Friday, January 20, 2017


What does that mean for off-roaders?

By Del Albright

Visit John Stewart's web site to see my write up on this critical subject.


Sunday, January 8, 2017



Plan, Prep and Practice.

by Del Albright

Disaster planning and prepping are key to surviving major messes in today's world. Fire, flood, hurricane, you name it, the lessons I learned in 30 years of fire service, including "strategic planning and responses to disaster management" are simple -- but usually neglected by most of us. It's never too late. Here are my (past Fire Chief) suggested 10 things to save your life (and help you recoup) in disasters:

1. PICS: Take pics; lots of them. Videos too. Of your house, your prepping, your current/before condition and save them for insurance purposes later, especially before a fire or flood evacuation.

2. INSURANCE: Make sure your insurance DOES in fact cover the messes you might face.

3. HOMEWORK: Talk to experts who have lived thru whatever disasters are common in your area -- or like floods that only happen once in several decades. Ask what lessons they learned. What about pets like horses, dogs, cats, etc. Where do they go?

4. GO-BAGS: Have go-bags that include medical supplies, water and food -- in every car/rig. Get a good first aid kit as part of this -- not a $20 blue light special. Get Water treatment kits that let you drink collected water without worrying about virus/bacteria -- cheap kits readily available nowadays. Learn to use the items that will save your life from infection, bleeding, etc.

5. TABLE TALKS: Discuss evacuation planning with your family and friends nearby. Especially with kids when it comes to fire. "Table Talk" scenarios and role playing are great ways to be ready for anything. you'd be surprised at what you come up with if you sit down, spouse to spouse and ask "what would you do if we were separated and a disaster of major proportions hit?"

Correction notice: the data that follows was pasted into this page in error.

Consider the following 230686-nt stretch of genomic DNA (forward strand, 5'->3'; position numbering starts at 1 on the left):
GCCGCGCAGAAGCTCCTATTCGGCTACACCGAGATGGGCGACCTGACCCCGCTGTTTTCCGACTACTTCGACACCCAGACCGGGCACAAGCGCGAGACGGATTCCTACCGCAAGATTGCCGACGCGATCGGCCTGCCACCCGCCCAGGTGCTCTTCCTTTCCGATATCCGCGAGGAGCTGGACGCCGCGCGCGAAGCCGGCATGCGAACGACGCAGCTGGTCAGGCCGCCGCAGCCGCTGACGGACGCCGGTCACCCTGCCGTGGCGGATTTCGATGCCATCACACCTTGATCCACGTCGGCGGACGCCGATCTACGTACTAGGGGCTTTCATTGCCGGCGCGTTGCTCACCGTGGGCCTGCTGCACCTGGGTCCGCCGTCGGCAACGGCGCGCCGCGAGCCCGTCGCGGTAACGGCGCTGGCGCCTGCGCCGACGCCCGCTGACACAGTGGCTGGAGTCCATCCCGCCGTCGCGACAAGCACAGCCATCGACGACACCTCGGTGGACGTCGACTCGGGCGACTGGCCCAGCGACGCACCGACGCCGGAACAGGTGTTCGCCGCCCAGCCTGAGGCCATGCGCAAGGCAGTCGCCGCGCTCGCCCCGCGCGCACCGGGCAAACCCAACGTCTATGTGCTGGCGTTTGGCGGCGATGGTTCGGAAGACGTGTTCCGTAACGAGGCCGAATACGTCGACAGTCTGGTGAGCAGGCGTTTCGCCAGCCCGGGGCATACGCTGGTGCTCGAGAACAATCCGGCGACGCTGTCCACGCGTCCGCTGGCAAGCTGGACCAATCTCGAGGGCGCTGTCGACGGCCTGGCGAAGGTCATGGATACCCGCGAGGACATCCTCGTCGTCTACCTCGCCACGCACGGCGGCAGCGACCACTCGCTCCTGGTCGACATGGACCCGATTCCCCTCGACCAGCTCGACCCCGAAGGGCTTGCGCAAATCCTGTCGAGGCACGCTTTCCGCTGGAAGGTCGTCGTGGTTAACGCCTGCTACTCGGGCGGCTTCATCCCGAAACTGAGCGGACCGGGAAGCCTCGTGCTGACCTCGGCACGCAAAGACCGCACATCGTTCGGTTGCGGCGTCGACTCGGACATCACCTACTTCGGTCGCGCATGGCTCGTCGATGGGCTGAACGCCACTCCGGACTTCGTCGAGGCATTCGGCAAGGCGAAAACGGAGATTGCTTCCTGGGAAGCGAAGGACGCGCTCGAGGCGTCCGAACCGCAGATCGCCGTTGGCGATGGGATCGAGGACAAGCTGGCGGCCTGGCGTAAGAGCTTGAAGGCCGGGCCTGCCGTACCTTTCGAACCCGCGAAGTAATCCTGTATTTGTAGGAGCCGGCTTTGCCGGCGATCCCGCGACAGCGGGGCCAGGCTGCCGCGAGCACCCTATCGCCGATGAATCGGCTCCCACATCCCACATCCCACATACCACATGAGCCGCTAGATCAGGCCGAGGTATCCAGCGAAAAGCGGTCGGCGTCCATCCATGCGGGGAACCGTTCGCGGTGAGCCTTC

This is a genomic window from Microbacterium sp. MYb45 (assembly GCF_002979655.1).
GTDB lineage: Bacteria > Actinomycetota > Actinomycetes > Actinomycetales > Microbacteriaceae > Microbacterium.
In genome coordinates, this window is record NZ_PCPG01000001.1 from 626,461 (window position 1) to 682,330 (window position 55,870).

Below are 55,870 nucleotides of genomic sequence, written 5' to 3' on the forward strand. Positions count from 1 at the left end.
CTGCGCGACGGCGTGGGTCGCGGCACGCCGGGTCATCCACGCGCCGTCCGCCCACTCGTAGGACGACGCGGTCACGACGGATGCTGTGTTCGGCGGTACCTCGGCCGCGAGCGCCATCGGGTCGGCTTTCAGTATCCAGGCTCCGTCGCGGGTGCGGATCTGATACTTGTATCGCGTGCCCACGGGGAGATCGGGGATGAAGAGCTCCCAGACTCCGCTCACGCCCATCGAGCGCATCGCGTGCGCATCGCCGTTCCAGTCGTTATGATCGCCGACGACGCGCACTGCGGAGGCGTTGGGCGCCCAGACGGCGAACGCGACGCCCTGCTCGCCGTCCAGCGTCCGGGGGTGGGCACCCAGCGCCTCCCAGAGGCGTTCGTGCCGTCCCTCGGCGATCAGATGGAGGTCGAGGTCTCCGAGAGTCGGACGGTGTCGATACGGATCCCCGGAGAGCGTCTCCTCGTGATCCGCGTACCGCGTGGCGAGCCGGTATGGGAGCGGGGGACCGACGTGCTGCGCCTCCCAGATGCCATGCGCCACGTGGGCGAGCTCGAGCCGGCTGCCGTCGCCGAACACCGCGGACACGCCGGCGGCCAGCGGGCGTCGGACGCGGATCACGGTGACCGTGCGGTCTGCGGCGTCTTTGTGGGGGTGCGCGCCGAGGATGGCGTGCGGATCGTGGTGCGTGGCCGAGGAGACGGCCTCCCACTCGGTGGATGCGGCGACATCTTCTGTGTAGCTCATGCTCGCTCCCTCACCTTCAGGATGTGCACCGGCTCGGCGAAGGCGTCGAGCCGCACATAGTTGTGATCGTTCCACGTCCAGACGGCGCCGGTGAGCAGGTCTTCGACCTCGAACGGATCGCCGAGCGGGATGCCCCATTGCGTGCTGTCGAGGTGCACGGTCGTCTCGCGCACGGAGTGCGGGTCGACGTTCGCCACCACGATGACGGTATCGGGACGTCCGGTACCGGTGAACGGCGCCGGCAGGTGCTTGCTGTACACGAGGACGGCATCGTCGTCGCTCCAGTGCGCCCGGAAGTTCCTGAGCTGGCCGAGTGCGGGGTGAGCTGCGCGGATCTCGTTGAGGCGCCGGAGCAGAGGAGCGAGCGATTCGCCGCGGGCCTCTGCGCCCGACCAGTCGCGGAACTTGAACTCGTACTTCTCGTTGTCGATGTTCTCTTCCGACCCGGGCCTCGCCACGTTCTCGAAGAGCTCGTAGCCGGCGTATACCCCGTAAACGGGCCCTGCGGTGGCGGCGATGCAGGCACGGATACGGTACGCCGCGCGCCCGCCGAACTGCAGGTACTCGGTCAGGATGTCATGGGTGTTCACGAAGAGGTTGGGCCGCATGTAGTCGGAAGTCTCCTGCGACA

6. COMMUNICATIONS: If you are a HAM radio person, carry it and a charger -- even if you don't use it (Go Bag) -- especially during fire season or flood season. But for sure, keep a charger with your phone in every car. And speaking of that, car batteries can be killers if they are in bad shape and don't do their job when you need them.

7. FEMA: Get the free material in your area from folks like FEMA, your fire department, OES, whatever. Read it and use it.

8. PLAN: Make a Plan! Red Cross has a sample template (there are others as well):

9. WORST CASE:Hope for the best, plan for the worst. Your
"what if" planning should include worst case scenarios and what you would do. Hospital ER rooms might be full; evacuation centers may not be adequately organized; cell towers could be down; and you may lose contact with family members. Ouch. Now what?